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Found 2 results

  1. I just finished building a Rhoads Concorde with string-through and a Gotoh TOM bridge. I used string ferrules on the bottom and smaller ones on the top. The A string has this really bizarre overtone/harmonic, not quite a buzz, but it certainly doesn't sound a clear A. None of the other strings do this. Dampening the string between the bridge and the top ferrule doesn't make a difference, nor does dampening the string behind the nut. Does anyone have any thoughts as to what is causing this and what can be done to stop it? Many thanks.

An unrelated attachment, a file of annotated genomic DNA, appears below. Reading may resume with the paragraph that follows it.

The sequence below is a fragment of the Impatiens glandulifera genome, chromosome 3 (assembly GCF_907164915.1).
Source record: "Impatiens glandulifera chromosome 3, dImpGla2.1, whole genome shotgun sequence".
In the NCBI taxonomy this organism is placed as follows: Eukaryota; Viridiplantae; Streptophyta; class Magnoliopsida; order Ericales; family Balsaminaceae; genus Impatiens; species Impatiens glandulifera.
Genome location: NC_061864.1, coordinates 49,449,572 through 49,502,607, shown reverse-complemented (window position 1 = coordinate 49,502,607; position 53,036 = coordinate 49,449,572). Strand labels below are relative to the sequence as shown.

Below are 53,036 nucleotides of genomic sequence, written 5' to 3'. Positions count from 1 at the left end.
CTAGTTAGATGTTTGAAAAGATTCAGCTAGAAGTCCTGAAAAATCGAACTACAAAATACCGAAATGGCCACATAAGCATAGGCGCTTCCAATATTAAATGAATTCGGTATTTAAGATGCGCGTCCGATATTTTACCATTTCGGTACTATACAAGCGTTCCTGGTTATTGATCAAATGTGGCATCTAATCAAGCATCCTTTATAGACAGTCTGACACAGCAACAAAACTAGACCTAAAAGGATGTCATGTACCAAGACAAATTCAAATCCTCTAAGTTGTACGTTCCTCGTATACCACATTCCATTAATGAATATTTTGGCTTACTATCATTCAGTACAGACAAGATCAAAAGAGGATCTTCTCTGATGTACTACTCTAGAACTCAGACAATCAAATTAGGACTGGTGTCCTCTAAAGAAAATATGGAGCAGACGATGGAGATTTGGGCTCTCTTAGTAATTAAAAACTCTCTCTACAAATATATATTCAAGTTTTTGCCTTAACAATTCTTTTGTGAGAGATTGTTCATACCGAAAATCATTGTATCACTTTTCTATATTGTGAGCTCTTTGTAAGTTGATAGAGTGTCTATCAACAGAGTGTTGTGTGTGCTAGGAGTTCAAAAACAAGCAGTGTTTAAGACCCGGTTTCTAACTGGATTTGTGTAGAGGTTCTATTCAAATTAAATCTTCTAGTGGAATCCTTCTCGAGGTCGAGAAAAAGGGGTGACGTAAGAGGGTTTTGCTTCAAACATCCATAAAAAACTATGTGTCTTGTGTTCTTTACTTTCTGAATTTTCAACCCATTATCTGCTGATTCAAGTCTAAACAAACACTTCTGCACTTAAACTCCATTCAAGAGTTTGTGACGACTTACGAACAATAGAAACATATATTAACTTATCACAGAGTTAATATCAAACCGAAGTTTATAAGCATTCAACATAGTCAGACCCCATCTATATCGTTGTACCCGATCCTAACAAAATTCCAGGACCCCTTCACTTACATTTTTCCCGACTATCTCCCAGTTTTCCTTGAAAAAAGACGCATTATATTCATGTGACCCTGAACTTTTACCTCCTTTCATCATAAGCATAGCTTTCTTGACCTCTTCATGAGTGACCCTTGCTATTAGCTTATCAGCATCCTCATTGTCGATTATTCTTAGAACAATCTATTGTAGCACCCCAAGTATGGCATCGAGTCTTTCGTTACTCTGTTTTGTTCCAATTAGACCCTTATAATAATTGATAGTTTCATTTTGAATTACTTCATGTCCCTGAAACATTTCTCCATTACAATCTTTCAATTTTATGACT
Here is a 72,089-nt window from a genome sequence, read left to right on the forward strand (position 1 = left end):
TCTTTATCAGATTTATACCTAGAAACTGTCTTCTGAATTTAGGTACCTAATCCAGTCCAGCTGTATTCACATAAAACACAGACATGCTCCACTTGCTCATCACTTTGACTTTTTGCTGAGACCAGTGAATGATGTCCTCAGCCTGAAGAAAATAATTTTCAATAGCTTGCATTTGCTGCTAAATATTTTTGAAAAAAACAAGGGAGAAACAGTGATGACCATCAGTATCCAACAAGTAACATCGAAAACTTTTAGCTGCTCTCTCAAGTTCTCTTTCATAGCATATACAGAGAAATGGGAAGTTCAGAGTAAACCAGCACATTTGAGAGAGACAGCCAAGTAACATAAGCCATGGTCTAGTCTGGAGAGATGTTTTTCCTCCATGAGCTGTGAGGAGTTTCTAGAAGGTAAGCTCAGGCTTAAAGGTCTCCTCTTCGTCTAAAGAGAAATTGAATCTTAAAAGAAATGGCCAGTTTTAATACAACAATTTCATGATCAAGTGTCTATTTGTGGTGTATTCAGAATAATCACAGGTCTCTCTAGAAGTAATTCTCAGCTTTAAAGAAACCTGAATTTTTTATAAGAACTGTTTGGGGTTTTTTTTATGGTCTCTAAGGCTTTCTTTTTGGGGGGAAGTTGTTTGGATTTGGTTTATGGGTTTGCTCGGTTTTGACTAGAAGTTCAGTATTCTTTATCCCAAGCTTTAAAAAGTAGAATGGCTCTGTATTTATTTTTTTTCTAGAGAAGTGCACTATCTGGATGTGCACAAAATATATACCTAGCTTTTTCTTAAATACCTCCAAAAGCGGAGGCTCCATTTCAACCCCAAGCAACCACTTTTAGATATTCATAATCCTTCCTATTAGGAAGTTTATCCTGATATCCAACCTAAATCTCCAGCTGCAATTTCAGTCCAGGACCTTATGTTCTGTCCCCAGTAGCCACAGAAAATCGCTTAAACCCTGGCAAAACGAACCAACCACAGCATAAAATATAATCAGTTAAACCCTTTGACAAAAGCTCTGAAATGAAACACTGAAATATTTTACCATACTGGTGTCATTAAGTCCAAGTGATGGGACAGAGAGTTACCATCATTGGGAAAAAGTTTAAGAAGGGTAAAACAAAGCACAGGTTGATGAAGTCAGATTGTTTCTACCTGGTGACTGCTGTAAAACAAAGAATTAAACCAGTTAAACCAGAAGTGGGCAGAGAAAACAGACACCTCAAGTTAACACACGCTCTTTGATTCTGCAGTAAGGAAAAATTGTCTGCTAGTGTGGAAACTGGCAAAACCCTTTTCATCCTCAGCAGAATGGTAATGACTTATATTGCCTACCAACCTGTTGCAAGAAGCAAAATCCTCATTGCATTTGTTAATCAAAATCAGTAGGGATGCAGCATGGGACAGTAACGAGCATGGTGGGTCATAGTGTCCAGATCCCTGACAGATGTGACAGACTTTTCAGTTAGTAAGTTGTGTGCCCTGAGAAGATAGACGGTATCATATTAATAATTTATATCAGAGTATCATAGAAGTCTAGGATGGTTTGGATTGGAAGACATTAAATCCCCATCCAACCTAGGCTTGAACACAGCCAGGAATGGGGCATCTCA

2. Pulling bushings is often carried out using all manner of hair-brained ideas, many of which can easily damage the sensitive finish of an instrument. The simple fact of the matter is that the physics of pulling something buried deeply inside an instrument are not in your favour! One popular method is to insert a spare bolt and use some sort of crowbar action to lever the bushing out....whilst working most of the time, the fulcrum point can easily dent the finish or even the wood. Even commercially-available tools for this job bear all of their working force upon the face of the instrument. This is simply not an option for soft lacquer finishes, softer woods or archtops! The solution is deceptively simple; for a start we have an internal thread on the bushing which instantly gives us a mechanical advantage. This can be used exactly the same way as the worm gears on a tuner, to convert the torque of an advancing thread into one that pushes the bushing out instead of pulling it. The patient: One heavily distressed, dusty workhorse bass. Firstly, we need to ensure that two things; that the bushing is open-ended and the depth of the hole itself. I already knew this was an open-ended bushing. The (dirty) calipers show the hole depth is 29mm. The entire body is 39mm thick in dense Birch, leaving 10mm of wood from the bottom of the hole to the outside world. Anything significantly thinner could run the risk of blowing out the back of your instrument. If the body wood is soft (Mahogany, Alder, Basswood, etc.) and/or with a thinner amount of wood behind the bushing then consider supporting the back using painter's tape and a hardwood caul....better yet, comment below and we can confirm whether or not you might have problems.... The bridge bolt itself has a thread length of 25mm.... What we're going to do is to drop a small metal rod, some nuts or whatever will fit through the bottom of the bushing. These sit on the bottom of the hole, so when we advance a bolt back into the bushing, the bottom hits this and starts to advance the bushing back out. I used a shelf support post from a cabinet since I have lots on hand. Fire in the hole! Threading the bolt back in until it hits the post I dropped in. - If possible, use a spare bolt with the same thread size/pitch rather than the original. This instrument has been antiqued pretty well, so a little scratch here and there won't be noticed! I know....I'm going to hell for using a Torx bit in a hex head; I blame familial access to my tools for this one. We all know this is a transparent lie but hey. note from member kmensik: the post can crack/chip the lacquer on its way out....check the comments below for his solution As we turn the bolt, it can no longer advance into the body since the small post is in the way. It's immediately clear how important it is that the body has sufficient remaining thickness so that this force does not push the post out of the back or deform it. We can't emphasise this point enough! We're starting to get to the end of the bolt's travel. Time to back her out and drop in a second post. Repeat the process until you have completely advanced the bushing back out. The end result; a safe bushing removal at zero cost and with a little thought, zero risk to the instrument. Unlike the "crowbar" method, this advances the bushing out parallel to the bushing hole; too often wedging a bushing out crushes the walls making reinsertion of a bushing less likely to be secure and snug.